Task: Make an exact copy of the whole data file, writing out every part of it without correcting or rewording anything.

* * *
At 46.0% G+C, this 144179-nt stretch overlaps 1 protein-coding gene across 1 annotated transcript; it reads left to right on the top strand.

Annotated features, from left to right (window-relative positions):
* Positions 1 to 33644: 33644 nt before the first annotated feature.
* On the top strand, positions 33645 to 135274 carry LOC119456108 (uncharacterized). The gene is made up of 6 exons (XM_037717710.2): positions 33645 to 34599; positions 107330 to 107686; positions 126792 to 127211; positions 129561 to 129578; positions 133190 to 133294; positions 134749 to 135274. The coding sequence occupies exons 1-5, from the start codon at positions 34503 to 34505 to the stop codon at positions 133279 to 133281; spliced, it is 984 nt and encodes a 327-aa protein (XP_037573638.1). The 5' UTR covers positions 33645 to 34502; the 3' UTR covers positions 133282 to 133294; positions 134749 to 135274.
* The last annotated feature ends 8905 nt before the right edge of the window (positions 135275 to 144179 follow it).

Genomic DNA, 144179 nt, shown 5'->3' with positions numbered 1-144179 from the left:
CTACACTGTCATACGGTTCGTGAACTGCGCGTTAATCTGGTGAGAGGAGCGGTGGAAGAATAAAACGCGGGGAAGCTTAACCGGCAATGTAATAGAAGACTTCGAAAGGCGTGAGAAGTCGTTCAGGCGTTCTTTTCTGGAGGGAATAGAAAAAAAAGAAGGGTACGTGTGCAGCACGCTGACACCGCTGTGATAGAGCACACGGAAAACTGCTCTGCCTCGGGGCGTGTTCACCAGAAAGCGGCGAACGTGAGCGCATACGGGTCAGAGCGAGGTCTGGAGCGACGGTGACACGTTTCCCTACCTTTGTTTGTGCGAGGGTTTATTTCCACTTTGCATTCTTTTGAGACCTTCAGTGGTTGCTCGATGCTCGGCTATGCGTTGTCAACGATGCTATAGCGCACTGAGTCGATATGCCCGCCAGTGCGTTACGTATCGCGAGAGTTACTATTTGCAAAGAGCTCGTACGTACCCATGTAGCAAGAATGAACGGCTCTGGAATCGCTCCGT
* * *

At 46.0% G+C, this 144179-nt stretch overlaps 1 protein-coding gene across 1 annotated transcript; it reads left to right on the top strand.

Annotated features, from left to right (window-relative positions):
* Positions 1 to 33644: 33644 nt before the first annotated feature.
* On the top strand, positions 33645 to 135274 carry LOC119456108 (uncharacterized). The gene is made up of 6 exons (XM_037717710.2): positions 33645 to 34599; positions 107330 to 107686; positions 126792 to 127211; positions 129561 to 129578; positions 133190 to 133294; positions 134749 to 135274. The coding sequence occupies exons 1-5, from the start codon at positions 34503 to 34505 to the stop codon at positions 133279 to 133281; spliced, it is 984 nt and encodes a 327-aa protein (XP_037573638.1). The 5' UTR covers positions 33645 to 34502; the 3' UTR covers positions 133282 to 133294; positions 134749 to 135274.
* The last annotated feature ends 8905 nt before the right edge of the window (positions 135275 to 144179 follow it).

Genomic DNA, 144179 nt, shown 5'->3' with positions numbered 1-144179 from the left:
CTACACTGTCATACGGTTCGTGAACTGCGCGTTAATCTGGTGAGAGGAGCGGTGGAAGAATAAAACGCGGGGAAGCTTAACCGGCAATGTAATAGAAGACTTCGAAAGGCGTGAGAAGTCGTTCAGGCGTTCTTTTCTGGAGGGAATAGAAAAAAAAGAAGGGTACGTGTGCAGCACGCTGACACCGCTGTGATAGAGCACACGGAAAACTGCTCTGCCTCGGGGCGTGTTCACCAGAAAGCGGCGAACGTGAGCGCATACGGGTCAGAGCGAGGTCTGGAGCGACGGTGACACGTTTCCCTACCTTTGTTTGTGCGAGGGTTTATTTCCACTTTGCATTCTTTTGAGACCTTCAGTGGTTGCTCGATGCTCGGCTATGCGTTGTCAACGATGCTATAGCGCACTGAGTCGATATGCCCGCCAGTGCGTTACGTATCGCGAGAGTTACTATTTGCAAAGAGCTCGTACGTACCCATGTAGCAAGAATGAACGGCTCTGGAATCGCTCCGT